How is ITP treated?

If the doctor thinks a drug is the cause of the thrombocytopenia, standard treatment involves discontinuing the drug's use. Infection, if present, is treated vigorously since control of the infection may result in a return of the platelet count to normal.

The treatment of idiopathic thrombocytopenic purpura is determined by the severity of the symptoms. In some cases, no therapy is needed. In most cases, drugs that alter the immune system's attack on the platelet are prescribed. These include corticosteroids (i.e., prednisone) and/or intravenous infusions of immune globulin (IVIG). Another treatment that usually results in an increased number of platelet is removal of the spleen, the organ that destroys antibody-coated platelet. Other drugs such as vincristine, azathioprine (Imuran), Danazol, cyclophosphamide, and cyclosporine are prescribed for patients only in severe cases where other treatments have not shown benefit, since these drugs have potentially harmful side effects.

Except in certain situations (e.g., internal bleeding and preparation for surgery), platelet transfusions usually are not beneficial and therefore, are seldom performed. Because all therapies can have risks, it is important that overtreatment (treatment based solely on platelet counts and not on symptoms) be avoided. In some instances lifestyle adjustments may be helpful for prevention of bleeding due to injury. These would include use of protective gear such as helmets and avoidance of contact sports in symptomatic patients or when platelet counts are less than 50,000. Otherwise, patients usually can carry on normal activities, but final decisions about activity should be made in consultation with the patient's hematologist.

** The ITP Foundation does not recommend any particular treatment. Prior to pursuing any course of treatment, consult your healthcare professional for advice on your unique medical condition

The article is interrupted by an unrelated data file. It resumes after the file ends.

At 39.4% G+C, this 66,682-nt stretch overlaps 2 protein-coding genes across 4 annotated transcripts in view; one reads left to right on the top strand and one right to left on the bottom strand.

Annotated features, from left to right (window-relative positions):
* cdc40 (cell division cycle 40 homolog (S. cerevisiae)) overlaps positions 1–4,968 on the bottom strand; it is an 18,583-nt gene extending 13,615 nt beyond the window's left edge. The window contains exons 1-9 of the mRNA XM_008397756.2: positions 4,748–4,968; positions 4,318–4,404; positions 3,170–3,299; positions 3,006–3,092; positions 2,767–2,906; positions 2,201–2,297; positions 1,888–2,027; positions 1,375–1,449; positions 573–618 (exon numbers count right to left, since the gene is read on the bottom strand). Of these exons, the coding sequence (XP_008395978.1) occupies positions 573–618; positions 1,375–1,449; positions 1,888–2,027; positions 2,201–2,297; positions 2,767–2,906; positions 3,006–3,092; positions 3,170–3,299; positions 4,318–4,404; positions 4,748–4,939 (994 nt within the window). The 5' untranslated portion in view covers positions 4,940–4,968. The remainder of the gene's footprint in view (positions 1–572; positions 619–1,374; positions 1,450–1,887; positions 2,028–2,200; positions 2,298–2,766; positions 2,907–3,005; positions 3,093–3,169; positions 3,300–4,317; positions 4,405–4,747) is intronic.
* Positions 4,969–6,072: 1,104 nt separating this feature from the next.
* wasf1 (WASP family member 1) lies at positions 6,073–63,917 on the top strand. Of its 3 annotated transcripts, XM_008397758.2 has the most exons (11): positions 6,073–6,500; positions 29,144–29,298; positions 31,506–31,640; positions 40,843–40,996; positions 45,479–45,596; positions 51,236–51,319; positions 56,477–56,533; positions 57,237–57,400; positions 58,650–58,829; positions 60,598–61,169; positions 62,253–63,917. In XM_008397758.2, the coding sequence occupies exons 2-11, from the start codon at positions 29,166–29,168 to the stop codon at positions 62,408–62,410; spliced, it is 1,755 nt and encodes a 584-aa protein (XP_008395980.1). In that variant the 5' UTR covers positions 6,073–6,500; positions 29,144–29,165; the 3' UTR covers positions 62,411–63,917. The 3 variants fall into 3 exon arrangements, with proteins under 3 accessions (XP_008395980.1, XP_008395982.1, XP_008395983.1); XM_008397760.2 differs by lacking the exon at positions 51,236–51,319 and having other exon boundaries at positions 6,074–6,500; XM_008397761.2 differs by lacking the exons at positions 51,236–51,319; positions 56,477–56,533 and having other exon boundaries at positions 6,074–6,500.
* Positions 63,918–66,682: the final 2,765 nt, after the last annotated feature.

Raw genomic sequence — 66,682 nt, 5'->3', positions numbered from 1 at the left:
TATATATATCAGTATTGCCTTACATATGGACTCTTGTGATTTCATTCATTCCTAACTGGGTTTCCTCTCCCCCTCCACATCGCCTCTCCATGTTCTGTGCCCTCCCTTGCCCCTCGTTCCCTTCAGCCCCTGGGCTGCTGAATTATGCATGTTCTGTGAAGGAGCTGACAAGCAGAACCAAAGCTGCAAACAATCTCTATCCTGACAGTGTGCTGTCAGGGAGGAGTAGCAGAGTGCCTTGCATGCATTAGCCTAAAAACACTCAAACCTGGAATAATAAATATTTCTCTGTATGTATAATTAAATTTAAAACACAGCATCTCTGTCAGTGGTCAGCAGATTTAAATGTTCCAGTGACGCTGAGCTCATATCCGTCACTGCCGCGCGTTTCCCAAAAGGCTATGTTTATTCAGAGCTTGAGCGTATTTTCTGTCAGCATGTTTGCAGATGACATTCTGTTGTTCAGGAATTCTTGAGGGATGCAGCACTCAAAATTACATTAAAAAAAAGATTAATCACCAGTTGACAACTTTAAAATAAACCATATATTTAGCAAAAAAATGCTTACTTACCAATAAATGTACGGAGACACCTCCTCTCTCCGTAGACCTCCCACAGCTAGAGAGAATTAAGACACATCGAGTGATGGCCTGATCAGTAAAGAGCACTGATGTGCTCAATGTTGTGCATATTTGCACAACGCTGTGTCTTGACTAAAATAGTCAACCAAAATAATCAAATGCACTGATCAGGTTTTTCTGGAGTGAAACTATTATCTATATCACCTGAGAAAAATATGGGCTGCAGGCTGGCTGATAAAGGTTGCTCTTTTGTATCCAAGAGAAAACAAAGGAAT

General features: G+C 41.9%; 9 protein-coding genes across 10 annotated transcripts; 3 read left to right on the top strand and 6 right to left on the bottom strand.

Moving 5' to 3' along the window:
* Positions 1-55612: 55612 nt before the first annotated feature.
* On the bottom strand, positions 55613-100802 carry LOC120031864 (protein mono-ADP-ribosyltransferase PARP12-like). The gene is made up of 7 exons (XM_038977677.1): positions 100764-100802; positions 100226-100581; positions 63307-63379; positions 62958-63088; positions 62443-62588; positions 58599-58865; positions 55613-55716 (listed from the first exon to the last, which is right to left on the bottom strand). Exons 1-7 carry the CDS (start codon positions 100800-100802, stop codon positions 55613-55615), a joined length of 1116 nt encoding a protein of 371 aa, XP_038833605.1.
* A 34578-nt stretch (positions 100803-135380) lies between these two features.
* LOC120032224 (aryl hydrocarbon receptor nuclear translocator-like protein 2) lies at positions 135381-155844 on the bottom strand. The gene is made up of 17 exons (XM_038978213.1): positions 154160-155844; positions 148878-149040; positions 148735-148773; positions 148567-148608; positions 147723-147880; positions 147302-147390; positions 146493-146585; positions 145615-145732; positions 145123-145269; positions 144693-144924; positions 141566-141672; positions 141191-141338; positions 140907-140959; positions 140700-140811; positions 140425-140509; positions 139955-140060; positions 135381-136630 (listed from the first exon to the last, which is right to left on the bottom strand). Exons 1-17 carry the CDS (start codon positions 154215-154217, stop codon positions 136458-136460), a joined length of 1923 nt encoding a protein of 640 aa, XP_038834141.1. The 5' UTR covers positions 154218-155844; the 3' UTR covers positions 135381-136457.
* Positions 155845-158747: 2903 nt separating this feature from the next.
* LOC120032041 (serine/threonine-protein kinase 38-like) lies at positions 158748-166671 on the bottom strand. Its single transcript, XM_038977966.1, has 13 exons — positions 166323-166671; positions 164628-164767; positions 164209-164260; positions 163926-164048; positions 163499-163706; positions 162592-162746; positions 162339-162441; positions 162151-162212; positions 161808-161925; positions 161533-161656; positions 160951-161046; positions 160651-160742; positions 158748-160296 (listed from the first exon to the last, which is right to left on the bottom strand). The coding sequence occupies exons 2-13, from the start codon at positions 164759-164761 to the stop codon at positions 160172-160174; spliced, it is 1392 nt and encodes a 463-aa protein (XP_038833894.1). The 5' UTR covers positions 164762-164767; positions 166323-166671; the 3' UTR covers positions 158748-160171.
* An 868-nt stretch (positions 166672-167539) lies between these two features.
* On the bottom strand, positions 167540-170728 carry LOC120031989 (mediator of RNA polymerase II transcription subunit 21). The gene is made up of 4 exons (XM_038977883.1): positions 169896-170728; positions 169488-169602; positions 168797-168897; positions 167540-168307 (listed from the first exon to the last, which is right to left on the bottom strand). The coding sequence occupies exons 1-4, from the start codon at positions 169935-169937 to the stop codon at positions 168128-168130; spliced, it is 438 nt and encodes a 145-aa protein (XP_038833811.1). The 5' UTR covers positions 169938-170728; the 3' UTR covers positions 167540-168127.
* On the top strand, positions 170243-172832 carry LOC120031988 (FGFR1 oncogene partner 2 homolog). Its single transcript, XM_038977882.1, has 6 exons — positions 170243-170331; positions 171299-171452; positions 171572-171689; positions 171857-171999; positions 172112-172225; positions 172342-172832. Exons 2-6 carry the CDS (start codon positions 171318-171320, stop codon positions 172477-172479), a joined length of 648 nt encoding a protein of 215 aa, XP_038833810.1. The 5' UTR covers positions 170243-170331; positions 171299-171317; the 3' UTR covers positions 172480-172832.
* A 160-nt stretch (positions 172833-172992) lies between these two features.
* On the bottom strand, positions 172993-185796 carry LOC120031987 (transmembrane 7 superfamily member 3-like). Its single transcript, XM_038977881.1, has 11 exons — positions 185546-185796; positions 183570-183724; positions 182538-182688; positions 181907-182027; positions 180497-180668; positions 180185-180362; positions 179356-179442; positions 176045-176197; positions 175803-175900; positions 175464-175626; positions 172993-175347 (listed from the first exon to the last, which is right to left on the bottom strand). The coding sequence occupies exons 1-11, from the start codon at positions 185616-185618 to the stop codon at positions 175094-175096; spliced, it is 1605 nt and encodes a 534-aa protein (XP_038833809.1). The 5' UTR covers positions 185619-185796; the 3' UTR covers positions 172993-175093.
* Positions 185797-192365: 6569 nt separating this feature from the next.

Exclusive - Document: ITP Foundation's Guide to Understanding ITP

As a collaborative effort between Dr. Paul Imbach and the ITP Foundation, the ITP Foundation's Guide to Understanding ITP was developed to educate individuals diagnosed with ITP, their families, friends, and caregivers. Please download and familiarize yourself with our informative document.

ITPF logo
Click on the image above to view the PDF

About the Author - Dr. Paul Imbach is the Intercontinental Cooperative ITP Study Group (ICIS) Chairperson for the Hematology/Oncology Unit of University Children's Hospital in Basel, Switzerland. He is also the resident Medical Advisory Director for the ITP Foundation.

Where can I obtain further information on ITP?

Blood specialists (hematologist) are experts in the diagnosis and treatment of these disorders. These doctors practice in most mid-and large-size cities. A majority of medical centers have hematology divisions in their medicine or pediatrics departments, and patients who need evaluation, treatment, or information can often be referred there.



Additional resources and information can be found in the RESOURCES section of our, the ITP Foundation's, website.

Additional information can be obtained from the National Organization for Rare Disorders at 55 Kenosia Avenue, PO Box 1968, Danbury, CT 06813-1968. Phone Number: (203) 744-0100. Tollfree: (800) 999-6673 (voicemail only). TDD Number: (203) 797-9590.

NIH Publication No. 90-2114 September 1990

U.S. DEPARTMENT OF HEALTH AND HUMAN SERVICES Public Health Service National Institutes of Health National Heart, Lung, and Blood Institute



The entire ITP Foundation website and the contents thereof does not replace professional medical opinion, examination, diagnosis or treatment. Always seek the advice of a medical doctor or other qualified health professional before starting any new treatment or making any changes to existing treatment. The health questions and information on the ITP Foundation website should not be used to diagnose, treat, or prevent any disease without the supervision of a medical doctor.